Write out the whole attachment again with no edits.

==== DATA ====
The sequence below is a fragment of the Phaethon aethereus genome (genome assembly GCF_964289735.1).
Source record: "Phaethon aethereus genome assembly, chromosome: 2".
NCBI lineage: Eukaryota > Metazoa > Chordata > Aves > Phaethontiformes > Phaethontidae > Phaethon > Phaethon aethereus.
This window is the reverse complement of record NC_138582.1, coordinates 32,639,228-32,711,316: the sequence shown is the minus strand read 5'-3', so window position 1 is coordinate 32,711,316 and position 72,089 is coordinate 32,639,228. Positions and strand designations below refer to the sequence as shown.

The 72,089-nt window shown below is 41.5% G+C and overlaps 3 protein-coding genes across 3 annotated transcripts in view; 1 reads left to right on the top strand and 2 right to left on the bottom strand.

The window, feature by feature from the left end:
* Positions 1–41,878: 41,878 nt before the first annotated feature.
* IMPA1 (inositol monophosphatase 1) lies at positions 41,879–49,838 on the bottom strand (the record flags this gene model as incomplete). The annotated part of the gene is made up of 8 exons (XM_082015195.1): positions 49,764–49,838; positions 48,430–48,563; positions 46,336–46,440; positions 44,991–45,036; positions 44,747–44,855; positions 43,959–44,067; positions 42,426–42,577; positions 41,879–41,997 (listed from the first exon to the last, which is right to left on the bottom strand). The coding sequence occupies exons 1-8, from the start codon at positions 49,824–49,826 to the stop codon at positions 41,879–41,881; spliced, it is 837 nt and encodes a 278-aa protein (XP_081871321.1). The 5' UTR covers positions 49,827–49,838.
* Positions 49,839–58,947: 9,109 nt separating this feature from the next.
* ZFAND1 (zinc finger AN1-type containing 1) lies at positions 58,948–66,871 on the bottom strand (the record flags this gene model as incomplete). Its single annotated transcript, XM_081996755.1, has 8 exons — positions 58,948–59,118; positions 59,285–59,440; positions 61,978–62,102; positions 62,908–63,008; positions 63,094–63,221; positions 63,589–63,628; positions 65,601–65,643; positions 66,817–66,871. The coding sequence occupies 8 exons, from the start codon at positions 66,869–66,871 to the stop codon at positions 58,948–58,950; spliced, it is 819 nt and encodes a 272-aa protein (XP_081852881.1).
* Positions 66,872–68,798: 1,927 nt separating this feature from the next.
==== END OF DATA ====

The sequence below is a fragment of the Phaethon aethereus genome (genome assembly GCF_964289735.1).
Source record: "Phaethon aethereus genome assembly, chromosome: 2".
NCBI lineage: Eukaryota > Metazoa > Chordata > Aves > Phaethontiformes > Phaethontidae > Phaethon > Phaethon aethereus.
This window is the reverse complement of record NC_138582.1, coordinates 32,639,228-32,711,316: the sequence shown is the minus strand read 5'-3', so window position 1 is coordinate 32,711,316 and position 72,089 is coordinate 32,639,228. Positions and strand designations below refer to the sequence as shown.

The 72,089-nt window shown below is 41.5% G+C and overlaps 3 protein-coding genes across 3 annotated transcripts in view; 1 reads left to right on the top strand and 2 right to left on the bottom strand.

The window, feature by feature from the left end:
* Positions 1–41,878: 41,878 nt before the first annotated feature.
* IMPA1 (inositol monophosphatase 1) lies at positions 41,879–49,838 on the bottom strand (the record flags this gene model as incomplete). The annotated part of the gene is made up of 8 exons (XM_082015195.1): positions 49,764–49,838; positions 48,430–48,563; positions 46,336–46,440; positions 44,991–45,036; positions 44,747–44,855; positions 43,959–44,067; positions 42,426–42,577; positions 41,879–41,997 (listed from the first exon to the last, which is right to left on the bottom strand). The coding sequence occupies exons 1-8, from the start codon at positions 49,824–49,826 to the stop codon at positions 41,879–41,881; spliced, it is 837 nt and encodes a 278-aa protein (XP_081871321.1). The 5' UTR covers positions 49,827–49,838.
* Positions 49,839–58,947: 9,109 nt separating this feature from the next.
* ZFAND1 (zinc finger AN1-type containing 1) lies at positions 58,948–66,871 on the bottom strand (the record flags this gene model as incomplete). Its single annotated transcript, XM_081996755.1, has 8 exons — positions 58,948–59,118; positions 59,285–59,440; positions 61,978–62,102; positions 62,908–63,008; positions 63,094–63,221; positions 63,589–63,628; positions 65,601–65,643; positions 66,817–66,871. The coding sequence occupies 8 exons, from the start codon at positions 66,869–66,871 to the stop codon at positions 58,948–58,950; spliced, it is 819 nt and encodes a 272-aa protein (XP_081852881.1).
* Positions 66,872–68,798: 1,927 nt separating this feature from the next.